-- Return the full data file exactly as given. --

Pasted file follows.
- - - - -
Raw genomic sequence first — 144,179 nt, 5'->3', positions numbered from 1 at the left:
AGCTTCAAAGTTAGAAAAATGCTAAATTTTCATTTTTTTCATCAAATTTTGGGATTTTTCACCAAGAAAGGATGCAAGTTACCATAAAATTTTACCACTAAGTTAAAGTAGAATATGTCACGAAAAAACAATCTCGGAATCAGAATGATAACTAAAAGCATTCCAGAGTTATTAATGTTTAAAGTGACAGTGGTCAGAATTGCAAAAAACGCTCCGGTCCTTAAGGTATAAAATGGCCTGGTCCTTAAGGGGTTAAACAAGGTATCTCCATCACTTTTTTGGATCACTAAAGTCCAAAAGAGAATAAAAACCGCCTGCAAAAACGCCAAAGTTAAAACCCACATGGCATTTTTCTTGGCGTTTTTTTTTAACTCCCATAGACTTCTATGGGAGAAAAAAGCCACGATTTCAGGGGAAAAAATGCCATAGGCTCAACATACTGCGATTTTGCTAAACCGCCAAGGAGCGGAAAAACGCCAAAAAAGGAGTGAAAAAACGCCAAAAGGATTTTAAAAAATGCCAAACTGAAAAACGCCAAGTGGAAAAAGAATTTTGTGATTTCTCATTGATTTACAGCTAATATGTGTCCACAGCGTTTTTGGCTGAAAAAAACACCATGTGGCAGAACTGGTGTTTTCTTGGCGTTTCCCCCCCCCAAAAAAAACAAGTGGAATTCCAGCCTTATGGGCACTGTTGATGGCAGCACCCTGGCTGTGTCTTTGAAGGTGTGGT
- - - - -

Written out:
Raw genomic sequence first — 144,179 nt, 5'->3', positions numbered from 1 at the left:
AGCTTCAAAGTTAGAAAAATGCTAAATTTTCATTTTTTTCATCAAATTTTGGGATTTTTCACCAAGAAAGGATGCAAGTTACCATAAAATTTTACCACTAAGTTAAAGTAGAATATGTCACGAAAAAACAATCTCGGAATCAGAATGATAACTAAAAGCATTCCAGAGTTATTAATGTTTAAAGTGACAGTGGTCAGAATTGCAAAAAACGCTCCGGTCCTTAAGGTATAAAATGGCCTGGTCCTTAAGGGGTTAAACAAGGTATCTCCATCACTTTTTTGGATCACTAAAGTCCAAAAGAGAATAAAAACCGCCTGCAAAAACGCCAAAGTTAAAACCCACATGGCATTTTTCTTGGCGTTTTTTTTTAACTCCCATAGACTTCTATGGGAGAAAAAAGCCACGATTTCAGGGGAAAAAATGCCATAGGCTCAACATACTGCGATTTTGCTAAACCGCCAAGGAGCGGAAAAACGCCAAAAAAGGAGTGAAAAAACGCCAAAAGGATTTTAAAAAATGCCAAACTGAAAAACGCCAAGTGGAAAAAGAATTTTGTGATTTCTCATTGATTTACAGCTAATATGTGTCCACAGCGTTTTTGGCTGAAAAAAACACCATGTGGCAGAACTGGTGTTTTCTTGGCGTTTCCCCCCCCCAAAAAAAACAAGTGGAATTCCAGCCTTATGGGCACTGTTGATGGCAGCACCCTGGCTGTGTCTTTGAAGGTGTGGT